A Tour of Frank Lloyd Wright's Chicago

| © Emma Roulette / Culture Trip

Architecture & Design Editor

It was in Chicago that the USA’s most famous architect, Frank Lloyd Wright (1867–1959), cut his teeth, establishing his unique turn-of-the-century Prairie style. Discover the legacy he left behind by touring these remarkable landmarks.

After the Great Chicago Fire in 1871, thousands of people were drawn to the city. Some came to help rebuild, while others were lured by the prospect of new business opportunities. Some 16 years after the fire, the population was booming and new developments were cropping up everywhere, capturing the imagination of 20-year-old student Frank Lloyd Wright. Wright dropped everything to move to Chicago, where he would spend the first 20 of his 70-year career.

In Chicago, Wright worked on numerous projects under the instruction of architecture greats Joseph Silsbee, Dankmar Adler and Louis Sullivan (creators of masterpieces such as the Unity Chapel, the Auditorium Building and the Wainwright Building, respectively) before establishing his own practice. The turn of the century was for him an era of transition, and the Windy City became a playground where he experimented with the concept of the modern American home. His Prairie-style houses – the most notable of which can be found in Oak Park – were designed to resemble the flat prairie landscape of the Midwest, combining strong horizontal lines, flat or hipped roofs with overhanging eaves and long bands of windows. Inside, built-in cabinetry, high-quality craft, natural materials and pared-back decoration were key.

Beyond residential buildings, Wright also designed notable public works such as Unity Temple and The Rookery. Wright designed more than 1,000 structures during his career, over half of which were completed. While many of these still stand, the following buildings are prime examples of Wright’s vision and his ‘organic architecture’ philosophy, which aimed to create harmony between humanity and its environment. Of his appreciation for the natural world, he said, “Nature is my manifestation of God. I go to nature every day for inspiration in the day’s work.”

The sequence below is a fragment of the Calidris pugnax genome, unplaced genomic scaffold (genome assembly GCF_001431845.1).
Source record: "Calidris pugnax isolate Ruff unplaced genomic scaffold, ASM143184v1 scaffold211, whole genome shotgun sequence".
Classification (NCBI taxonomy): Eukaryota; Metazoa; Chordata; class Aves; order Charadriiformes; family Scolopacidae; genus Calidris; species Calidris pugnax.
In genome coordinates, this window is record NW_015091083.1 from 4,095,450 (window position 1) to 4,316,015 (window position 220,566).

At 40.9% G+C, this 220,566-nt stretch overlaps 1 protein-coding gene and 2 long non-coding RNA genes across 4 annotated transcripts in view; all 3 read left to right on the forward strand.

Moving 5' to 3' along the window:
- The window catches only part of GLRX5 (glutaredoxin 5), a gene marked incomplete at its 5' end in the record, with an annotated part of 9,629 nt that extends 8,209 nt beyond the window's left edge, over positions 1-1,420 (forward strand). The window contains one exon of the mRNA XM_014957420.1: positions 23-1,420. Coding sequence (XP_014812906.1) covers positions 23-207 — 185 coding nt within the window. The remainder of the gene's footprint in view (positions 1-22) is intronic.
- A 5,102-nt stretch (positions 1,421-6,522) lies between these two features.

Wright’s own home and studio

One of Wright’s first projects in Chicago was his own home. With a $5,000 loan from his employer Louis Sullivan, Wright bought a lot on the corner of Chicago and Forest Avenues in suburban Oak Park in 1889, where he built a Shingle-style property for himself and his new bride Catherine Tobin. He remodeled the house several times (most notably adding a studio in 1898), using it as a site of experimentation that would heavily influence his work to come – especially the development of his Prairie School architecture. Despite its modest size, the interior is an early indicator of Wright’s preference for breezy open-plan spaces. The home, with its dark brick and accent shingle cladding, is situated in what is now known as the Frank Lloyd Wright Prairie School of Architecture Historic District in Oak Park, along with 27 other structures designed by Wright. Visitors can take a guided tour of the house and studio or a walking tour of the neighbourhood.

Unity Temple

Considered the greatest public building of the architect’s Chicago years, Unity Temple in Oak Park was also one of Wright’s most revolutionary. Wright himself dubbed it his “contribution to modern architecture,” as the striking monolithic cube broke with almost every convention of traditional Western ecclesiastical architecture, most shockingly in its use of raw, exposed concrete. Church funds for the project totaled a modest $45,000, so Wright picked the unorthodox material for its cheapness as well as its honesty and simplicity. Wright came from a family of Universalists – his father was a preacher – so he identified with the faith’s principles of unity, truth, beauty and reason. His design reflects these ideologies, particularly the sanctuary: light streams in through a grid of amber-stained glass ceiling lights, while warm colors provide a contrast to the building’s austere grey exterior. The interior is free of overtly religious iconography, allowing the harmonious geometry of the space to speak for itself, while the seating is designed so that no one would be more than 40 feet (12 meters) from the pulpit. The building underwent extensive renovation work (totaling $25 million) in 2015 and reopened in 2017, with public tours available through the Frank Lloyd Wright Trust.